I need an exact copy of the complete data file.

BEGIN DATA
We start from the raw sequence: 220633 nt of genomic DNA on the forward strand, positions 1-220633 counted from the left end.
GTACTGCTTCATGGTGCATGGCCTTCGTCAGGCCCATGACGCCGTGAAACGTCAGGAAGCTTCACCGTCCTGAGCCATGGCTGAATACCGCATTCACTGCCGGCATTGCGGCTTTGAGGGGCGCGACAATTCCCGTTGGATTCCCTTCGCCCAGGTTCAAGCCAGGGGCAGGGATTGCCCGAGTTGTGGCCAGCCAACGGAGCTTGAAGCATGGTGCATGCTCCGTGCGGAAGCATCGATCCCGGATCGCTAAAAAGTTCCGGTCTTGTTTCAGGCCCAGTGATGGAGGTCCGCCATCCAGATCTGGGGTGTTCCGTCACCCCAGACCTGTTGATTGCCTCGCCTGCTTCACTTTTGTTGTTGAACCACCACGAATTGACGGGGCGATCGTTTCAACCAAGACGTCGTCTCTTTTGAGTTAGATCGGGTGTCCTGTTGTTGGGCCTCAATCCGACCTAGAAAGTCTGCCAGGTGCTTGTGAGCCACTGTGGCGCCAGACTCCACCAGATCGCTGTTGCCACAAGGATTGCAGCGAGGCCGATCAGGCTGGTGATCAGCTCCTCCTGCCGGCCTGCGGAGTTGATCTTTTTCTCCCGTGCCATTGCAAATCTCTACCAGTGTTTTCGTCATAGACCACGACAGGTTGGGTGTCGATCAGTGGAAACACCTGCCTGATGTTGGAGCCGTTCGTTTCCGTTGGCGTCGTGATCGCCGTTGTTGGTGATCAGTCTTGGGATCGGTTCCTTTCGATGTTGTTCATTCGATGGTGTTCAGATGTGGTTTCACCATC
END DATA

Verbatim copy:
We start from the raw sequence: 220633 nt of genomic DNA on the forward strand, positions 1-220633 counted from the left end.
GTACTGCTTCATGGTGCATGGCCTTCGTCAGGCCCATGACGCCGTGAAACGTCAGGAAGCTTCACCGTCCTGAGCCATGGCTGAATACCGCATTCACTGCCGGCATTGCGGCTTTGAGGGGCGCGACAATTCCCGTTGGATTCCCTTCGCCCAGGTTCAAGCCAGGGGCAGGGATTGCCCGAGTTGTGGCCAGCCAACGGAGCTTGAAGCATGGTGCATGCTCCGTGCGGAAGCATCGATCCCGGATCGCTAAAAAGTTCCGGTCTTGTTTCAGGCCCAGTGATGGAGGTCCGCCATCCAGATCTGGGGTGTTCCGTCACCCCAGACCTGTTGATTGCCTCGCCTGCTTCACTTTTGTTGTTGAACCACCACGAATTGACGGGGCGATCGTTTCAACCAAGACGTCGTCTCTTTTGAGTTAGATCGGGTGTCCTGTTGTTGGGCCTCAATCCGACCTAGAAAGTCTGCCAGGTGCTTGTGAGCCACTGTGGCGCCAGACTCCACCAGATCGCTGTTGCCACAAGGATTGCAGCGAGGCCGATCAGGCTGGTGATCAGCTCCTCCTGCCGGCCTGCGGAGTTGATCTTTTTCTCCCGTGCCATTGCAAATCTCTACCAGTGTTTTCGTCATAGACCACGACAGGTTGGGTGTCGATCAGTGGAAACACCTGCCTGATGTTGGAGCCGTTCGTTTCCGTTGGCGTCGTGATCGCCGTTGTTGGTGATCAGTCTTGGGATCGGTTCCTTTCGATGTTGTTCATTCGATGGTGTTCAGATGTGGTTTCACCATC